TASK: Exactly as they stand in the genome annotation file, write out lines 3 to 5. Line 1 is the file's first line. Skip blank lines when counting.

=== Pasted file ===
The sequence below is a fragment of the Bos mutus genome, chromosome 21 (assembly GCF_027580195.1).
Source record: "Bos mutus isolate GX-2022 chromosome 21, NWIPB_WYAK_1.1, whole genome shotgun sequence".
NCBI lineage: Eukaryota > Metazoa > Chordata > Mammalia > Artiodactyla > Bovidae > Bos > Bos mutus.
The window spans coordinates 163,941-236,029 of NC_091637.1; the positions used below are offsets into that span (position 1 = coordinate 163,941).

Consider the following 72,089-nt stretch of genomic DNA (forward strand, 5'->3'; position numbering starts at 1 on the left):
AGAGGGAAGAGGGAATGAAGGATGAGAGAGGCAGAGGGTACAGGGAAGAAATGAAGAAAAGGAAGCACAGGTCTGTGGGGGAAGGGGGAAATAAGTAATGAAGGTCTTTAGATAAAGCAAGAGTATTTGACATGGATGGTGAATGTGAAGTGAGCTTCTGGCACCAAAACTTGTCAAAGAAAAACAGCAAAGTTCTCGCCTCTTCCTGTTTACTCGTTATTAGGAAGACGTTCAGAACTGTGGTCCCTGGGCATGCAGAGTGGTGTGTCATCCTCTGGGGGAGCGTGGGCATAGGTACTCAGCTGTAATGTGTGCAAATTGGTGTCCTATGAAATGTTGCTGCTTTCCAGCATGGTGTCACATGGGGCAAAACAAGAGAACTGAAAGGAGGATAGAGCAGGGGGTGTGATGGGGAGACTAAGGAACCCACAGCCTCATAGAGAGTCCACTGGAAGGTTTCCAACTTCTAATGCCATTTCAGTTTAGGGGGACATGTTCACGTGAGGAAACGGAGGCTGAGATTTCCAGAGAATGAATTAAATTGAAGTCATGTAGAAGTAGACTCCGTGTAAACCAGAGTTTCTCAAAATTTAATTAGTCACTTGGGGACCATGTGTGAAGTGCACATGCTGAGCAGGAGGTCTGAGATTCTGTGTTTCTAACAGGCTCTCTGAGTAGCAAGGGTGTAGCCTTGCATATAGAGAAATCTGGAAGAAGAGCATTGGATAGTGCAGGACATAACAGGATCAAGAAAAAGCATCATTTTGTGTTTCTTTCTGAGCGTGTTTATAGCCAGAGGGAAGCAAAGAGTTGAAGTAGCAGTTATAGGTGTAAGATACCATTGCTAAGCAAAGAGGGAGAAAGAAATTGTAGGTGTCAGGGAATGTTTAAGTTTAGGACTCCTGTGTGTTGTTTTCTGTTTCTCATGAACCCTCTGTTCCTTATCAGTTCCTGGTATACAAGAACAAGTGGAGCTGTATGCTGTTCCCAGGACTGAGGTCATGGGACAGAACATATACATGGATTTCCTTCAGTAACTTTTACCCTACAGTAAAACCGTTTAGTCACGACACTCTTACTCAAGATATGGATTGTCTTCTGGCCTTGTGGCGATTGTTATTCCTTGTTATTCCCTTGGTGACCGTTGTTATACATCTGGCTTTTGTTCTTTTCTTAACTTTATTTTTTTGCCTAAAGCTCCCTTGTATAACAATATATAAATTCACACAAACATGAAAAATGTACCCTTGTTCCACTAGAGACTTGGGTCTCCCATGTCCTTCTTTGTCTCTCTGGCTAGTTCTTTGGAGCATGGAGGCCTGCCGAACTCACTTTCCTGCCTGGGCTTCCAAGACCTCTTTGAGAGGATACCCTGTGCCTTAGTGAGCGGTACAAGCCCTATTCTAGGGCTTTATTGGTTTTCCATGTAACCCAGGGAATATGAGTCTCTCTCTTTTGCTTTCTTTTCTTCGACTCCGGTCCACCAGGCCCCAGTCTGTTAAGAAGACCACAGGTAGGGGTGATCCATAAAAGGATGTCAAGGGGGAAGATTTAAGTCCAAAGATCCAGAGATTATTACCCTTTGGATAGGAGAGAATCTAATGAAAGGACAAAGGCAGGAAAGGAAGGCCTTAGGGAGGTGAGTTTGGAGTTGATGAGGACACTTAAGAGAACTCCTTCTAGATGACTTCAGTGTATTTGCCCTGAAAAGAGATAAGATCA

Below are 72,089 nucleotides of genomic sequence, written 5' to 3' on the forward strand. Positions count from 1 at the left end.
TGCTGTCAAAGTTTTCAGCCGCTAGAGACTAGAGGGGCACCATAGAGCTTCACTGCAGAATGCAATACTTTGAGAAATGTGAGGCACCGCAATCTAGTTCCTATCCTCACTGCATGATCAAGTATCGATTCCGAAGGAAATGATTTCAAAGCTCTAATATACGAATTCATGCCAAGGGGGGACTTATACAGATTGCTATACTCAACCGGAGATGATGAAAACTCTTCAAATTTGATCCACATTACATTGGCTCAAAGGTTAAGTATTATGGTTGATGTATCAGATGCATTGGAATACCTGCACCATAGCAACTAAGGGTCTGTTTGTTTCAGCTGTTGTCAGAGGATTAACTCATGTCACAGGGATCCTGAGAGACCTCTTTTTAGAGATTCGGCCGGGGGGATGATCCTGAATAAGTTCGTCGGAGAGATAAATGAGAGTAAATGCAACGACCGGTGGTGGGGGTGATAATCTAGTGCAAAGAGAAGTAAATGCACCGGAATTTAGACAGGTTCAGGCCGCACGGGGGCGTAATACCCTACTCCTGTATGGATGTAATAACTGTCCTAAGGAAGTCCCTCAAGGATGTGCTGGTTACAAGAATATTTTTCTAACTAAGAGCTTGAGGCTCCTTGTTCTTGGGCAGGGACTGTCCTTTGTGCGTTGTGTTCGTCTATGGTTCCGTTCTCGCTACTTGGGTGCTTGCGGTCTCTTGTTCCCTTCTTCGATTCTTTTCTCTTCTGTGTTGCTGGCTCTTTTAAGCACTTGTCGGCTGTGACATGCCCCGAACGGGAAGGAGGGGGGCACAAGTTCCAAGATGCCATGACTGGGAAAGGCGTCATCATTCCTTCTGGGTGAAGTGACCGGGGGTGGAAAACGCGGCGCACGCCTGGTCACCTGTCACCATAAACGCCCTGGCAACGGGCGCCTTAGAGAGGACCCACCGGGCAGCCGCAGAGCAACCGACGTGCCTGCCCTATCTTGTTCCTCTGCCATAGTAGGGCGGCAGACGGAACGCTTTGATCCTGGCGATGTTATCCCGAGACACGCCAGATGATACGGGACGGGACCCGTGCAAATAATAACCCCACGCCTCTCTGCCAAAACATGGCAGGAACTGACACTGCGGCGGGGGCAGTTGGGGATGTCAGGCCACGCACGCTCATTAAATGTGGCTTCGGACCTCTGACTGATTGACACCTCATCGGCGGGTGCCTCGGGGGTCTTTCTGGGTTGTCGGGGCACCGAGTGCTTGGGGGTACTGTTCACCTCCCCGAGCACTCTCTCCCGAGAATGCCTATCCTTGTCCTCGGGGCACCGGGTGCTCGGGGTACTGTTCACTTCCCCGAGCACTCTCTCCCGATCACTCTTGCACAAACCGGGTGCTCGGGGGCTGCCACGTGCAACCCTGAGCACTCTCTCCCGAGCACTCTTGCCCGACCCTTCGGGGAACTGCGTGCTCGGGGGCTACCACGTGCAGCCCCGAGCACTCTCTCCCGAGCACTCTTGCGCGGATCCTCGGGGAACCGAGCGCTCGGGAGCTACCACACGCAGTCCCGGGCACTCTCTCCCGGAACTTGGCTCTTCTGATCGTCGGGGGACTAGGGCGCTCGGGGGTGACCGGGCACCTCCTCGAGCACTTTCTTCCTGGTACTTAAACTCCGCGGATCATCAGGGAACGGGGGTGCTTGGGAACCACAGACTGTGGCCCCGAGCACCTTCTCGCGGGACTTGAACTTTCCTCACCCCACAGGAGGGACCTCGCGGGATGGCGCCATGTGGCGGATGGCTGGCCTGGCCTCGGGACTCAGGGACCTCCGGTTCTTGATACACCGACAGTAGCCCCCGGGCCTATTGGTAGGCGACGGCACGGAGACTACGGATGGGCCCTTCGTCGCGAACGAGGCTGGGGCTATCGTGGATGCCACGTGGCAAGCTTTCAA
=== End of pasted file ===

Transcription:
NCBI lineage: Eukaryota > Metazoa > Chordata > Mammalia > Artiodactyla > Bovidae > Bos > Bos mutus.
The window spans coordinates 163,941-236,029 of NC_091637.1; the positions used below are offsets into that span (position 1 = coordinate 163,941).

Consider the following 72,089-nt stretch of genomic DNA (forward strand, 5'->3'; position numbering starts at 1 on the left):